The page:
The Byrds

This morning my wife excitedly called me into the garden. Hundreds of starlings had suddenly and very noisily swamped our neighbour’s fig tree. We suspect that the fruits were ripe and the starlings had discovered this. For five or ten minutes the tree and the surrounding television aerials were covered in these comical and endearing birds. Besides being noisy, confrontational and surprisingly congenial, they are greedy.

We’ve stopped putting out fat balls in the garden because it’s becoming too expensive. In the morning we’d hang six fat balls from the trees – there would then be a very noisy invasion by the starlings and within less that an hour the balls would vanish. The birds managed to do that whilst apparently spending most of their time and energy arguing with each other over who has first noshing rights.

Happily sparrows have returned to our garden. Close attention to these delightful birds explains their affection in English gardeners’ hearts. Besides their delicate features, their chirpy song and feeding habits; especially in the spring when the adult birds feed the fledglings on the branches, it is their unassuming plumage which marks them out.

Our two cats keep the ground feeders out of our garden, although when my wife is working in the garden she will be accompanied by a robin, who benefits from the freshly turned soil and the exposed grubs. Wood pigeons, collared doves and magpies are the other regular visitors to our garden. The magpie has grown increasingly bold – our cats now regularly share their food with one of a pair of magpies.

A couple of visiting foxes and a family of grey squirrels also share our little bit of wilderness.

A twenty minute walk in an easterly direction brings you to the edge of Epping Forest just off the Upper Walthamstow Road. From here you can walk round the large ponds in Higham Park, the golf course and over well ridden riding trails to Chingford. From there, if you have the energy and the weather’s fine, you can trek along the forest tracks all the way to Epping.

A similar walk in a westerly direction will take you to the Walthamstow Marshes. Turning south along the Lee (Lea) Navigation Canal will lead, eventually, to the Limehouse Basin, now one of the most densely populated places on the planet. With its high end restaurants and gastro pubs, large power boats and expensive gyms. It’s an interesting, if somewhat depressing, walk along the canal. Much of the dereliction remains, with the huge Olympic site bounded by bright blue fencing which is enlivened by much humorous graffiti. Other parts are given over to post modern blocks of flats which rudely intrude. Washing hangs from the balconies, makeshift curtains can’t hide many bleak interiors – such a contrast from the ideal shown in the show house brochures.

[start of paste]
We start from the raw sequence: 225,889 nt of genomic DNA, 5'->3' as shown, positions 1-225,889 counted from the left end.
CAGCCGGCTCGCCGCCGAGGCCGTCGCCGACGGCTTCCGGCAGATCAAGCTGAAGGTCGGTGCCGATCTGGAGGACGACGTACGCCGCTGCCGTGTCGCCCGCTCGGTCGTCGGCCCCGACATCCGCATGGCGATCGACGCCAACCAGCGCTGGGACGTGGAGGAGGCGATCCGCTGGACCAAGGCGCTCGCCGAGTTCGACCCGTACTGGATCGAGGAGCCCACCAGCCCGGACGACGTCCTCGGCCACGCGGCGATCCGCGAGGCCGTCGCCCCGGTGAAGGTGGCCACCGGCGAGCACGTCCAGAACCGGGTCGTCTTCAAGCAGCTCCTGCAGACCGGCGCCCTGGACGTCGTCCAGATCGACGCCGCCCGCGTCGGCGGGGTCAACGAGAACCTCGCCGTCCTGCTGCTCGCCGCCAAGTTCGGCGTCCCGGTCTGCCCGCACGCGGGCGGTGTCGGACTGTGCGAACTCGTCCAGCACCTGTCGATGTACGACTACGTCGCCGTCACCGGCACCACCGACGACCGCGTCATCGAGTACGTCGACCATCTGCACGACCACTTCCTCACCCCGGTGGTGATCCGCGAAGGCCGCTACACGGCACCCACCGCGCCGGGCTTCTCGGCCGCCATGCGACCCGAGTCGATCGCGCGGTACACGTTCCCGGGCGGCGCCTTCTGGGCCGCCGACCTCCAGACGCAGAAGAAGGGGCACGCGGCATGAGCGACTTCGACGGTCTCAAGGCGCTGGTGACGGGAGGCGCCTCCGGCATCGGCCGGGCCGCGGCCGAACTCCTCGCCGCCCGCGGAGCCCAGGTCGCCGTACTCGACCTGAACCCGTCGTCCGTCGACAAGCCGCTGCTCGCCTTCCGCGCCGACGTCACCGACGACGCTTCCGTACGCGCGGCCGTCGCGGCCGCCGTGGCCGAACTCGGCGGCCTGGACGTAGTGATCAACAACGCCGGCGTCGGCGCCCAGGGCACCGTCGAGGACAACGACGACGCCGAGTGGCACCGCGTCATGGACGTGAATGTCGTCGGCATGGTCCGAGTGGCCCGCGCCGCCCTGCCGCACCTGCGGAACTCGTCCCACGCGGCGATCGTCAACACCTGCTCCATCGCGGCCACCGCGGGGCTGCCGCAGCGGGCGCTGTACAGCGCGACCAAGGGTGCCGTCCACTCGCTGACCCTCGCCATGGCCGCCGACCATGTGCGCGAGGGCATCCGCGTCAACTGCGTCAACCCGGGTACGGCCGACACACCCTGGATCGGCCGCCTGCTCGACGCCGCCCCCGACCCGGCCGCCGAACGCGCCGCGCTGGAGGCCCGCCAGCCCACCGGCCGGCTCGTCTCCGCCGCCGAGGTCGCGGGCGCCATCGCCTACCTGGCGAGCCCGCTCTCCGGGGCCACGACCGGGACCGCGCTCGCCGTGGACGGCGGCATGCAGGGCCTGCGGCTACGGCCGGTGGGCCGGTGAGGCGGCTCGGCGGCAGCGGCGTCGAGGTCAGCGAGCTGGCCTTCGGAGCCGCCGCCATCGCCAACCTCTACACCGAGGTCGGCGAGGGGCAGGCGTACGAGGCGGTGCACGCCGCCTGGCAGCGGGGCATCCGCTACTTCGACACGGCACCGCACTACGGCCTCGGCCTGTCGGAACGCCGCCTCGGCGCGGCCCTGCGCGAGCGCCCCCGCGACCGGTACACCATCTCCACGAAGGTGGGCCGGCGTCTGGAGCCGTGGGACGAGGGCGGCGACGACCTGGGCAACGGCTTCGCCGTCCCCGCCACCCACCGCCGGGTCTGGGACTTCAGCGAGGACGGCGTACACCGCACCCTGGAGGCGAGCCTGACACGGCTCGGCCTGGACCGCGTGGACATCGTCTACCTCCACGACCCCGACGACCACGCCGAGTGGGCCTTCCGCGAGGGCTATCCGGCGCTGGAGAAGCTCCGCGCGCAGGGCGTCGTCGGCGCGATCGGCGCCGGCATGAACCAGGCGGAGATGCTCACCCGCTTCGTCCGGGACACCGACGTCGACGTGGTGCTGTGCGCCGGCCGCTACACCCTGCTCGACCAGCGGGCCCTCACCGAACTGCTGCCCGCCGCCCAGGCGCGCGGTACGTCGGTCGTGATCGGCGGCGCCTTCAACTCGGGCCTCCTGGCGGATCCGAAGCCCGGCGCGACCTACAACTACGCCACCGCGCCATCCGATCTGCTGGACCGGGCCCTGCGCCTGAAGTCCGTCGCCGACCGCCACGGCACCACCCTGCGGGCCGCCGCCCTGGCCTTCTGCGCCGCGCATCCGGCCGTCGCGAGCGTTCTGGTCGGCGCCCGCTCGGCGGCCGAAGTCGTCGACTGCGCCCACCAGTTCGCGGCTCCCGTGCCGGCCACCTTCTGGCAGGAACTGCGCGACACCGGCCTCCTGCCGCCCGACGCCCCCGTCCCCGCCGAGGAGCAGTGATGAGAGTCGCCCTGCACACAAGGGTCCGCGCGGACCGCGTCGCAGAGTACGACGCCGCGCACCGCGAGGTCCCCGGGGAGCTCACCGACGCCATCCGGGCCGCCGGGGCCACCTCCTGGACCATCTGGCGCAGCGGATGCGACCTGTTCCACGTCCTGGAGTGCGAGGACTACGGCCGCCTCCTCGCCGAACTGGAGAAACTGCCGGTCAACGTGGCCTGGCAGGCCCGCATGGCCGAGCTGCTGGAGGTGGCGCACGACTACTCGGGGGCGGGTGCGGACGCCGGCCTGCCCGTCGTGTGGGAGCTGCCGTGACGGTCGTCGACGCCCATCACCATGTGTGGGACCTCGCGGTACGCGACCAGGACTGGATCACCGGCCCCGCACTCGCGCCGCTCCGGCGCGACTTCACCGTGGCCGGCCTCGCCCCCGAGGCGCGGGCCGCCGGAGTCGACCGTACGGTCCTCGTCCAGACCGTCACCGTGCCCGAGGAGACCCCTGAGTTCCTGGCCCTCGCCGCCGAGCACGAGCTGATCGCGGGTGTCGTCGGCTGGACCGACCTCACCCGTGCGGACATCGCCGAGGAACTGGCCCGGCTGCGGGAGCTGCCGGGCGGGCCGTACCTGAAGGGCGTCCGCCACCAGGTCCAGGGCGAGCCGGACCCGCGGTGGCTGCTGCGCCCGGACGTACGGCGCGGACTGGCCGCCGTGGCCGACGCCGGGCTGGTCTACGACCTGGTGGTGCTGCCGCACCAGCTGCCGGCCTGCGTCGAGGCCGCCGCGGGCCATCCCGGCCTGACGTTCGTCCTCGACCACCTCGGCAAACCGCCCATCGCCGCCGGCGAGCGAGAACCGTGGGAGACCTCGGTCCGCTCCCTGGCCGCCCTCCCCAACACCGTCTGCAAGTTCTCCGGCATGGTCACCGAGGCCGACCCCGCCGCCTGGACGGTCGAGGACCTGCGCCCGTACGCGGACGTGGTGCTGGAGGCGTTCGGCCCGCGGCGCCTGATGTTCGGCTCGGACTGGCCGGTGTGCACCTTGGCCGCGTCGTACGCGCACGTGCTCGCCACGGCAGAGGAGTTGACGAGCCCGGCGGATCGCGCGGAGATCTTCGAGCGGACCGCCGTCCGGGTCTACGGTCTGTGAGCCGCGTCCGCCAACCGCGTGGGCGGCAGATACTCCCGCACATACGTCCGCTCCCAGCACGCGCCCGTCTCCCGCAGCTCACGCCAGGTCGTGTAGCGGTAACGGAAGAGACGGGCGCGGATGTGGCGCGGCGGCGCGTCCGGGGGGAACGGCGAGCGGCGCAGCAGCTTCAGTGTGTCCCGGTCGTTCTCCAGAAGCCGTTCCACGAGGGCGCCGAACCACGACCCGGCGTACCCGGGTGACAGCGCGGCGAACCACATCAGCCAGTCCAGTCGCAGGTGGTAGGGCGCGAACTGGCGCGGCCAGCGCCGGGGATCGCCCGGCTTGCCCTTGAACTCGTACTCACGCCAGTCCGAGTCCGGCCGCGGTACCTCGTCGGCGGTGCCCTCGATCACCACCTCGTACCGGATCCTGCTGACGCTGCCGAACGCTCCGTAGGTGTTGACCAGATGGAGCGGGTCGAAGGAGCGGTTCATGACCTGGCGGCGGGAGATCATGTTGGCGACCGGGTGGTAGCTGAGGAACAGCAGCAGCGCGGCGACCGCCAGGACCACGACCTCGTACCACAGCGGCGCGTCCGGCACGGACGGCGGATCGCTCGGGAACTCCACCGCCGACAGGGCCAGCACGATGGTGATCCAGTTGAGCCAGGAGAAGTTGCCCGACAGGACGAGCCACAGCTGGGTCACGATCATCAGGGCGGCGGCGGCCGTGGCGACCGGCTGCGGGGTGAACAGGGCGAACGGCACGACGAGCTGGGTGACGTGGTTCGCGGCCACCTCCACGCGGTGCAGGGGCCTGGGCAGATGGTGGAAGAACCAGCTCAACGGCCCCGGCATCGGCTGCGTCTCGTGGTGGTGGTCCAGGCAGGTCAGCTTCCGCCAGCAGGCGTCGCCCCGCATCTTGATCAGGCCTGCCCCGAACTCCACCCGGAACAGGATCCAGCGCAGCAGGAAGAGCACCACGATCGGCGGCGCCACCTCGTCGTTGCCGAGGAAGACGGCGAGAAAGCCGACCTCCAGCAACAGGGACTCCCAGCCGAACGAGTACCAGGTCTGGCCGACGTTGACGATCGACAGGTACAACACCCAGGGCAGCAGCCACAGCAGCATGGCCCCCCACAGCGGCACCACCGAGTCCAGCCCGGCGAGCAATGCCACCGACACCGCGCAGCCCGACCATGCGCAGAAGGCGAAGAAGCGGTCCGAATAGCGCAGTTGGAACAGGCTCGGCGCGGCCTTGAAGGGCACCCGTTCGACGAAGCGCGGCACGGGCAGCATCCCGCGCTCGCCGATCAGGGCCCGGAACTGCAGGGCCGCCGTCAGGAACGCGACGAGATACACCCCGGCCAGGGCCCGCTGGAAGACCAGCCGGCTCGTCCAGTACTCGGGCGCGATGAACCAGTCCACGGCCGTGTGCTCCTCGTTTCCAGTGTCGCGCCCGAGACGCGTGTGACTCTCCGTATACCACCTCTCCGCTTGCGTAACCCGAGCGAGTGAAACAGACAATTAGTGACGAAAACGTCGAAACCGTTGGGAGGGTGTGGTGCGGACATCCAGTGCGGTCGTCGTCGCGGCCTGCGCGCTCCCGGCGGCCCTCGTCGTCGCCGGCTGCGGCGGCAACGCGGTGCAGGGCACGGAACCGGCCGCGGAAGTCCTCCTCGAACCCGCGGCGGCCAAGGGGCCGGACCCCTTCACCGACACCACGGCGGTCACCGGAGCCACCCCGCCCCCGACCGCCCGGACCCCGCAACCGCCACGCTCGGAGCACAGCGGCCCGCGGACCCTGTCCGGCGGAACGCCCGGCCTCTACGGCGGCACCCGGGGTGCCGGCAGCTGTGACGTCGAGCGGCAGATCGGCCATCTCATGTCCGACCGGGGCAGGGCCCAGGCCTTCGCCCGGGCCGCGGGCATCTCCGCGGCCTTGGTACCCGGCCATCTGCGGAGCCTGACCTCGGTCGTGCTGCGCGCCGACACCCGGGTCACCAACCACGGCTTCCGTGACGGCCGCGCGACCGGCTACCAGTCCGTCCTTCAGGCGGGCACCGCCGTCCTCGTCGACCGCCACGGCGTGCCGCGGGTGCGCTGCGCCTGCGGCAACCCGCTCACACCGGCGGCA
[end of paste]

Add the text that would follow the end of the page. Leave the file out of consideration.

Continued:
I’m unclear to what extent the residents of Walthamstow are aware of the delights that are only a short walk away. If they’re anything like me – not very. It’s taken me eleven years to discover that living where we do gives us access to significant part of the countryside and parts of historic, industrialised London.

Much has been made of the renewed interest in the country’s waterways as a result of the hike in fuel costs and the impact on road transport. We’re told that Tesco’s is now transporting its imported wine using part of the canal network. The canals near the Olympic site are being renewed and upgraded because so much of the bulk building materials can be carried more cheaply to the site than by road transport.

Is it wistful to imagine a renaissance in the London network of canals, with new businesses building near the canals, not because the land is disused and cheap but because it offers an economic means of getting goods and products to market? The large Tesco’s store at Bow is built close to the Lee Navigation canal as is the Edmonton store. Is it possible that one day soon they will be supplied by barges? And who knows local markets will grow up alongside the canal selling local produce which has travelled down the waterways of this country.

Maybe the waterways’ time has come – economic events have made developers, businesses and transport companies to look again at the economics of distributing and carrying goods and services by water. The Olympic site at Statford has reawakened interest and expenditure in the local waterway infrastructure. The hope is that this will not rest only on supplying the building of the site but will be used to develop the waterways as a permanent recreational and commercial asset.

And who knows - Walthamstow may become a vital hub of our renovated waterways.


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